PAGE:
While we do have some research on this topic, there’s much more that we don’t know about this relationship than we do know.
At one extreme, there are well-documented cases of “voodoo death,” where people become so powerfully frightened that their hearts stop beating and most go on to die. There are also well-established instances of more chronic heart conditions brought on by long-standing high blood pressure, which is influenced by stress, at least in some people.
But the most common form of heart disease we are concerned about is coronary artery disease (hardening of the arteries) and here the picture becomes more muddy.
While stress is one of many contributing factors that can lead to coronary artery disease (along with smoking, heredity, gender, cholesterol, diabetes, blood pressure, triglycerides, diet, and inactivity) the degree to which it contributes is poorly understood.
Stress can also have indirect effects, by causing people to smoke, by raising blood pressure, by making diabetes worse, etc. All of these can increase the risk of developing heart disease.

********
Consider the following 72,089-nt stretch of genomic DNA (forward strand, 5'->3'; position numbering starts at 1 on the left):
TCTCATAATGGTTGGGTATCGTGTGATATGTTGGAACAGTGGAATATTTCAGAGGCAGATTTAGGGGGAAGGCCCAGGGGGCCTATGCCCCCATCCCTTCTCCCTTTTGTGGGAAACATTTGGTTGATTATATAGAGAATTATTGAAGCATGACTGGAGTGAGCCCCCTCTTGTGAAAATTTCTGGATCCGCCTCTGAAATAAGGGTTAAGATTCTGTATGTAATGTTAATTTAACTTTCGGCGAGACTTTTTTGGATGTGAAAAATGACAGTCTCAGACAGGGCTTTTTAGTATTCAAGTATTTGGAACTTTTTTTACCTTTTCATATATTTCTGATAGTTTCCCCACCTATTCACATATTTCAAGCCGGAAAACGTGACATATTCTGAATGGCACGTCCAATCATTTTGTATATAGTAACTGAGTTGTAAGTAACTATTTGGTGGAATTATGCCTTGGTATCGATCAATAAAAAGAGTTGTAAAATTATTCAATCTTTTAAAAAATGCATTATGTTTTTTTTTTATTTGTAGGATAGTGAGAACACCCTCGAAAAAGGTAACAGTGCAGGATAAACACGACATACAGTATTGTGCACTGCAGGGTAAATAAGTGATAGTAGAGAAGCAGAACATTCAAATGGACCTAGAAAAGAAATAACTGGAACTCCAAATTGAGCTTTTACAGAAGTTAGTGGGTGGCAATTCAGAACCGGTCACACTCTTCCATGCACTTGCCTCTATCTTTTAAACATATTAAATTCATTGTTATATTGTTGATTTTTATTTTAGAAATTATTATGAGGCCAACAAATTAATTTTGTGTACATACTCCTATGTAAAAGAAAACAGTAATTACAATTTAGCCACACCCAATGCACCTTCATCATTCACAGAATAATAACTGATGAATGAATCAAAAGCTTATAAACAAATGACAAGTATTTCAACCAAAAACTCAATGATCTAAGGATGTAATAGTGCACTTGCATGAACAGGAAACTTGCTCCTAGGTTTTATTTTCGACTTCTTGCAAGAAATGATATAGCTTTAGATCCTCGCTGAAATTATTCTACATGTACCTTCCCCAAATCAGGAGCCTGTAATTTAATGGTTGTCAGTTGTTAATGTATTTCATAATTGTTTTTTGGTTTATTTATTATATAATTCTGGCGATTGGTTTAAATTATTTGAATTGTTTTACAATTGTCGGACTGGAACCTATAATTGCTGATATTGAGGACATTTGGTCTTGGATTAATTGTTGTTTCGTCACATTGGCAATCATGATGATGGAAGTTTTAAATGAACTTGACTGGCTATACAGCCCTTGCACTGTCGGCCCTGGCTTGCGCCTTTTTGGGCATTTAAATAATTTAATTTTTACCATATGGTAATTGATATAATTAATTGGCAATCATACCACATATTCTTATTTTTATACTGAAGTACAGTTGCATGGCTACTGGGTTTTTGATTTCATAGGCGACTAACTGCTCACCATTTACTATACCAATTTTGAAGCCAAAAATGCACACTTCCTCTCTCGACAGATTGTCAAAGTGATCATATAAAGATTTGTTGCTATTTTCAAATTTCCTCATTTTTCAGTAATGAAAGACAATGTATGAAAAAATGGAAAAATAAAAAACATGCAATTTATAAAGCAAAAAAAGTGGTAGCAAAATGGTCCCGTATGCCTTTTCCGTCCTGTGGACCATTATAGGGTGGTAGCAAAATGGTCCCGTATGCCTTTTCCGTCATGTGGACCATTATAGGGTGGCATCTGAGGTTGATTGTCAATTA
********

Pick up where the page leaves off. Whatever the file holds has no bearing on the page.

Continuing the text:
So, the picture is not clear at all. Personally, I believe that stress does play an important role in causing coronary artery disease, at least in some individuals, but possibly not for others.
So if you frequently have high levels of stress, this doesn’t necessarily mean that your heart is at risk…but then again, it could be. Since there’s no way to know for sure, you should probably assume that stress does pose you a risk, and then try to get your stress levels as low as possible.
Not only is this a good strategy for protecting your heart, but it also can help protect you from other harmful consequences of stress, whether we have certain knowledge about these cause-effect relationships or not.
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